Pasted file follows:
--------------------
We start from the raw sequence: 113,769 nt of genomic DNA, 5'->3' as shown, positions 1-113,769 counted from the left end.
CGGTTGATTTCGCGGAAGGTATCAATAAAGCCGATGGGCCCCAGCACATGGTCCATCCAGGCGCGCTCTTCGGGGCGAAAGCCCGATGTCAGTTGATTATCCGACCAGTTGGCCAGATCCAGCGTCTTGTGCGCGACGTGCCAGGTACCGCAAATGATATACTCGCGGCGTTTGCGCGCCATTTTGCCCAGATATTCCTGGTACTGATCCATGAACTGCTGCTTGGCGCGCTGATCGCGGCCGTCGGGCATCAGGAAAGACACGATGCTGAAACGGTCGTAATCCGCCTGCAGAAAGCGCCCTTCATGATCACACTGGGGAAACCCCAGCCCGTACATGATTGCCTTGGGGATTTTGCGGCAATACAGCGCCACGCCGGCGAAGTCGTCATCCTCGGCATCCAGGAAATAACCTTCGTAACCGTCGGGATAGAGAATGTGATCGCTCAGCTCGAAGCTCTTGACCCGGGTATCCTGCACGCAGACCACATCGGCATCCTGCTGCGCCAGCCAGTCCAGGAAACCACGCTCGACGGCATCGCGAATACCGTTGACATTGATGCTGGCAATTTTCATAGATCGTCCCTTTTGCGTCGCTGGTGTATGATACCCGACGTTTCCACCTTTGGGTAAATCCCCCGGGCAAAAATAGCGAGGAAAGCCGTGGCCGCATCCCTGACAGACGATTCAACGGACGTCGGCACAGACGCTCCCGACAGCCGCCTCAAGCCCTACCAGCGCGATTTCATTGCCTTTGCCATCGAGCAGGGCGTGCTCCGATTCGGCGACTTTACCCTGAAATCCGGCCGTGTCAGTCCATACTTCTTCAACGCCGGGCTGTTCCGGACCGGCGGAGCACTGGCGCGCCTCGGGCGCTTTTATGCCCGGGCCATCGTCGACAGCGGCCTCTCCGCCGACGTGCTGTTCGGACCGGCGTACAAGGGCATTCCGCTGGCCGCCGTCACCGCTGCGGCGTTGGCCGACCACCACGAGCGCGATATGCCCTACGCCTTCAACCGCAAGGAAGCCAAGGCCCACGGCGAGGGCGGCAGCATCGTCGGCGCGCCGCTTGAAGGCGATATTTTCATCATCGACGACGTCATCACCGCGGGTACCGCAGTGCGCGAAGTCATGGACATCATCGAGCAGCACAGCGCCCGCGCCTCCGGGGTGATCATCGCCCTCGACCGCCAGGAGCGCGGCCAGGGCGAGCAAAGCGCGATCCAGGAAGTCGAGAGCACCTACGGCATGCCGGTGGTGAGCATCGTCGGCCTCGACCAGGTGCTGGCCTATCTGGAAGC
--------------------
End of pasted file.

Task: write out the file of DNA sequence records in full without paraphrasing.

We start from the raw sequence: 113,769 nt of genomic DNA, 5'->3' as shown, positions 1-113,769 counted from the left end.
CGGTTGATTTCGCGGAAGGTATCAATAAAGCCGATGGGCCCCAGCACATGGTCCATCCAGGCGCGCTCTTCGGGGCGAAAGCCCGATGTCAGTTGATTATCCGACCAGTTGGCCAGATCCAGCGTCTTGTGCGCGACGTGCCAGGTACCGCAAATGATATACTCGCGGCGTTTGCGCGCCATTTTGCCCAGATATTCCTGGTACTGATCCATGAACTGCTGCTTGGCGCGCTGATCGCGGCCGTCGGGCATCAGGAAAGACACGATGCTGAAACGGTCGTAATCCGCCTGCAGAAAGCGCCCTTCATGATCACACTGGGGAAACCCCAGCCCGTACATGATTGCCTTGGGGATTTTGCGGCAATACAGCGCCACGCCGGCGAAGTCGTCATCCTCGGCATCCAGGAAATAACCTTCGTAACCGTCGGGATAGAGAATGTGATCGCTCAGCTCGAAGCTCTTGACCCGGGTATCCTGCACGCAGACCACATCGGCATCCTGCTGCGCCAGCCAGTCCAGGAAACCACGCTCGACGGCATCGCGAATACCGTTGACATTGATGCTGGCAATTTTCATAGATCGTCCCTTTTGCGTCGCTGGTGTATGATACCCGACGTTTCCACCTTTGGGTAAATCCCCCGGGCAAAAATAGCGAGGAAAGCCGTGGCCGCATCCCTGACAGACGATTCAACGGACGTCGGCACAGACGCTCCCGACAGCCGCCTCAAGCCCTACCAGCGCGATTTCATTGCCTTTGCCATCGAGCAGGGCGTGCTCCGATTCGGCGACTTTACCCTGAAATCCGGCCGTGTCAGTCCATACTTCTTCAACGCCGGGCTGTTCCGGACCGGCGGAGCACTGGCGCGCCTCGGGCGCTTTTATGCCCGGGCCATCGTCGACAGCGGCCTCTCCGCCGACGTGCTGTTCGGACCGGCGTACAAGGGCATTCCGCTGGCCGCCGTCACCGCTGCGGCGTTGGCCGACCACCACGAGCGCGATATGCCCTACGCCTTCAACCGCAAGGAAGCCAAGGCCCACGGCGAGGGCGGCAGCATCGTCGGCGCGCCGCTTGAAGGCGATATTTTCATCATCGACGACGTCATCACCGCGGGTACCGCAGTGCGCGAAGTCATGGACATCATCGAGCAGCACAGCGCCCGCGCCTCCGGGGTGATCATCGCCCTCGACCGCCAGGAGCGCGGCCAGGGCGAGCAAAGCGCGATCCAGGAAGTCGAGAGCACCTACGGCATGCCGGTGGTGAGCATCGTCGGCCTCGACCAGGTGCTGGCCTATCTGGAAGC